In an attempt to overcome this problem and up the chances of successfully bringing a cloned baby to term, the Raelians claim to have lined up 50 female followers to act as surrogate mothers. Once they get started the Raelians say that they will monitor the implanted cloned embryos to make sure that they are developing normally, and will abort any which show signs of being abnormal. However, this primitive procedure could easily miss significant problems and thus risks bringing severely damaged children into the world.
It would be far better for research to continue on cloning other species until scientists understand why the abnormalities occur and can reliably correct them. For example, it might be possible one day to test a whole suite of pre-embryos and then implant only the ones with the proper imprinting. A good benchmark for deciding to proceed with human reproductive cloning would be when researchers are reasonably sure that clones would suffer no more likelihood of birth defects (about 2 percent) than do children produced by sexual reproduction, either in vitro or by conventional means. It's too early now.
One might counter that attempts at human reproductive cloning are little different from the first efforts at in vitro fertilization in which researchers implanted scores of embryos before the first one worked, bringing Louise Joy Brown, the first "test tube" baby, into the world. However, in the case of in vitro fertilization, animal research had identified no problems with increased birth defects resulting from the procedure. That's clearly not the case with mammalian cloning right now.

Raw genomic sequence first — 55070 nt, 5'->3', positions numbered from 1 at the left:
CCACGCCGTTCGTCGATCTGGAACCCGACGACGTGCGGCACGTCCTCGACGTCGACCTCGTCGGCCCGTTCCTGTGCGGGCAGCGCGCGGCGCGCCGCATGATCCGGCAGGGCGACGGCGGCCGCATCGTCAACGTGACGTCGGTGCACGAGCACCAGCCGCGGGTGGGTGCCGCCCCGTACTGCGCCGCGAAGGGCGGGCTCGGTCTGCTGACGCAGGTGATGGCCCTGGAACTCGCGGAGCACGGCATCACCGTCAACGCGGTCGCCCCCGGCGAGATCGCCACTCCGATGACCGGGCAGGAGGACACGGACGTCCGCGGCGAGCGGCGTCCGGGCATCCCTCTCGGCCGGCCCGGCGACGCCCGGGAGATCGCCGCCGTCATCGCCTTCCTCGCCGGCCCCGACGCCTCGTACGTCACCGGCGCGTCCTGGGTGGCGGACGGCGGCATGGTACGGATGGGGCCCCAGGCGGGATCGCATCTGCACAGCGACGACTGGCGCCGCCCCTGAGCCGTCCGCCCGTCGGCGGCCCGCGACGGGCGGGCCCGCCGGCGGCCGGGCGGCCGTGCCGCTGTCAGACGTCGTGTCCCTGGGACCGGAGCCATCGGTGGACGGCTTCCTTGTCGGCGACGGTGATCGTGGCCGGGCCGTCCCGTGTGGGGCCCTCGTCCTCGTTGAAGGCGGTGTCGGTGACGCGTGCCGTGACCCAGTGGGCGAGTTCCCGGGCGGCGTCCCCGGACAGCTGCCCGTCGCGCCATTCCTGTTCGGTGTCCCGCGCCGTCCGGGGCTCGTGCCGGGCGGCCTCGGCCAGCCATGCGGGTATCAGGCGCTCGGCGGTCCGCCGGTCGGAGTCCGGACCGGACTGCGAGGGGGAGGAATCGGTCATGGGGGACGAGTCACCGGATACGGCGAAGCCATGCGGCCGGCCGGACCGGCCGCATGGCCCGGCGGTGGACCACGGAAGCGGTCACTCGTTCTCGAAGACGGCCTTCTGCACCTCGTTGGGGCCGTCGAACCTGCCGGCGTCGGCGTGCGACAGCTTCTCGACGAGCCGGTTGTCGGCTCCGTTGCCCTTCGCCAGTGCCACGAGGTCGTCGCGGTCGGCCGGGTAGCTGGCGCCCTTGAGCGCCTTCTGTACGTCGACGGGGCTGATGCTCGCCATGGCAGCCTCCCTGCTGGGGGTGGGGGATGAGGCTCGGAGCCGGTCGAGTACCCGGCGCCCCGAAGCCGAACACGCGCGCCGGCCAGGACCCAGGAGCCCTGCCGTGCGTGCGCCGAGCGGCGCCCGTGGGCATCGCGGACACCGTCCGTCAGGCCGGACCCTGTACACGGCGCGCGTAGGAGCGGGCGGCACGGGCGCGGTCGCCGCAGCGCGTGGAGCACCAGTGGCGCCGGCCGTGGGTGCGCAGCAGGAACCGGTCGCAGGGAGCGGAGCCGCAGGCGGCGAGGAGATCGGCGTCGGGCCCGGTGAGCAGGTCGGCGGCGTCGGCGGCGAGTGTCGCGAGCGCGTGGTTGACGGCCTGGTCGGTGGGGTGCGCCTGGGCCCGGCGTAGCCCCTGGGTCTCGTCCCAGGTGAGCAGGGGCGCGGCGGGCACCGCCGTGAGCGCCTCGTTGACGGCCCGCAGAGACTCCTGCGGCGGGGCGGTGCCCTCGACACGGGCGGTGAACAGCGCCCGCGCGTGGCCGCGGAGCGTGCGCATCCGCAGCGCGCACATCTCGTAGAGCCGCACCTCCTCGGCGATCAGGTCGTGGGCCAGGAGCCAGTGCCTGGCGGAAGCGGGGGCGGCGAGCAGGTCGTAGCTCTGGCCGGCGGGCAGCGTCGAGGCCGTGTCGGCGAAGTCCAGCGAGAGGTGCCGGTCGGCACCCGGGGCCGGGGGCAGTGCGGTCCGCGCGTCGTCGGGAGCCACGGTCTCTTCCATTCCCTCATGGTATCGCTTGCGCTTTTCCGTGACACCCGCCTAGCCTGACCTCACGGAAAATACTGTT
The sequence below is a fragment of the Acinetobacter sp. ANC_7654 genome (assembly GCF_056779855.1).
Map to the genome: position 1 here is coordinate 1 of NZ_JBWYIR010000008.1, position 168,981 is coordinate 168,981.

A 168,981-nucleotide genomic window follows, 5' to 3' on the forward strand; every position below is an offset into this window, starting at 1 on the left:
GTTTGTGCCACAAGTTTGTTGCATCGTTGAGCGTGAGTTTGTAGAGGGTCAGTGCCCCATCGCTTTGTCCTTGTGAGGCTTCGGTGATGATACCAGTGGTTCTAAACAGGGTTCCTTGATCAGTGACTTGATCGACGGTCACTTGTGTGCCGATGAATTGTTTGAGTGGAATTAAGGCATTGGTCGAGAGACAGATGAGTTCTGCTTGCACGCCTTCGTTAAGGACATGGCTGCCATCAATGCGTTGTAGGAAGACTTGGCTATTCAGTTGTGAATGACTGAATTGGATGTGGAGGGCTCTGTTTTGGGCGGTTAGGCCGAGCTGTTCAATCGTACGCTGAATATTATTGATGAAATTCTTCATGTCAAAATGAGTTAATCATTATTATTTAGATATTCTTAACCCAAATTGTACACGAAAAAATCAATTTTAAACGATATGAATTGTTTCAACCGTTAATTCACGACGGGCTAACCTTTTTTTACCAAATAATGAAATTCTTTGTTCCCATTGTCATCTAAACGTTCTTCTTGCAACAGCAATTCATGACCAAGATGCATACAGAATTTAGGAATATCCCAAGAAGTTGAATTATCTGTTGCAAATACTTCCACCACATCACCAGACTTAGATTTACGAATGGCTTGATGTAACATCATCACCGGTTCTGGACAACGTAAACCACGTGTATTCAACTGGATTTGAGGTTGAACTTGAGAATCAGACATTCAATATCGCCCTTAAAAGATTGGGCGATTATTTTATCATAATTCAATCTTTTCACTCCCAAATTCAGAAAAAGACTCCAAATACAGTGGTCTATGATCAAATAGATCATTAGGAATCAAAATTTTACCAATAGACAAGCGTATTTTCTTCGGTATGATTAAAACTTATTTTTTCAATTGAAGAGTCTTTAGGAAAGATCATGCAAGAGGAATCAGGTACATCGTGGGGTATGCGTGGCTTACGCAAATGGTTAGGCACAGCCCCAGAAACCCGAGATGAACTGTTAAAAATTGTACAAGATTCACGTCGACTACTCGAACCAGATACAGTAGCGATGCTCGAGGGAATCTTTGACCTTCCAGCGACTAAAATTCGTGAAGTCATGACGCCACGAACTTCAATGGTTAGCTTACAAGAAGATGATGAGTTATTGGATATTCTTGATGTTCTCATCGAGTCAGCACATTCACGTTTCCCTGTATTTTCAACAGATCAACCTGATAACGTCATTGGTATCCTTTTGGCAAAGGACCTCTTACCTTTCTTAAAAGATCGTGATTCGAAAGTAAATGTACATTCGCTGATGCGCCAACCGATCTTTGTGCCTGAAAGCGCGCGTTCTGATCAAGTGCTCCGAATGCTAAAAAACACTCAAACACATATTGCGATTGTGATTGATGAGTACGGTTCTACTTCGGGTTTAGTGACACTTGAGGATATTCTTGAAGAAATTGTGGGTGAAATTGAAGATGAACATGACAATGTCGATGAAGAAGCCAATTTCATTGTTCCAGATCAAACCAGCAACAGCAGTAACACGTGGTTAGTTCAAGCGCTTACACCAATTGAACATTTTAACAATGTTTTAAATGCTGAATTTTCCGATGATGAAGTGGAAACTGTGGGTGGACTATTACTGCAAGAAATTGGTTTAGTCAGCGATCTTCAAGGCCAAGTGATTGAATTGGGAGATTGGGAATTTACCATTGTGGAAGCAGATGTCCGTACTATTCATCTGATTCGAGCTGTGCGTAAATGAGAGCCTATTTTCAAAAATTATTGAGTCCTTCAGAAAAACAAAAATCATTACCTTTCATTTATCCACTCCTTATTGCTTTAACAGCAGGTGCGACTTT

Should the federal government and other governments outlaw attempts at human reproductive cloning? Attempting to clone a human being now can be thought of as behaving so negligently that one has a high likelihood of maiming a person. It is appropriate to protect people from very negligent behaviors. However, bans unfortunately have a way of becoming permanent. How about a ban limited to five years during which research on cloning other mammals proceeds? One of the worst things that could happen to the hopes of infertile people who look to reproductive cloning as way of having kids, would be for today's hasty cloning efforts to produce defective children. Public revulsion at such an occurrence could set back reproductive cloning for decades.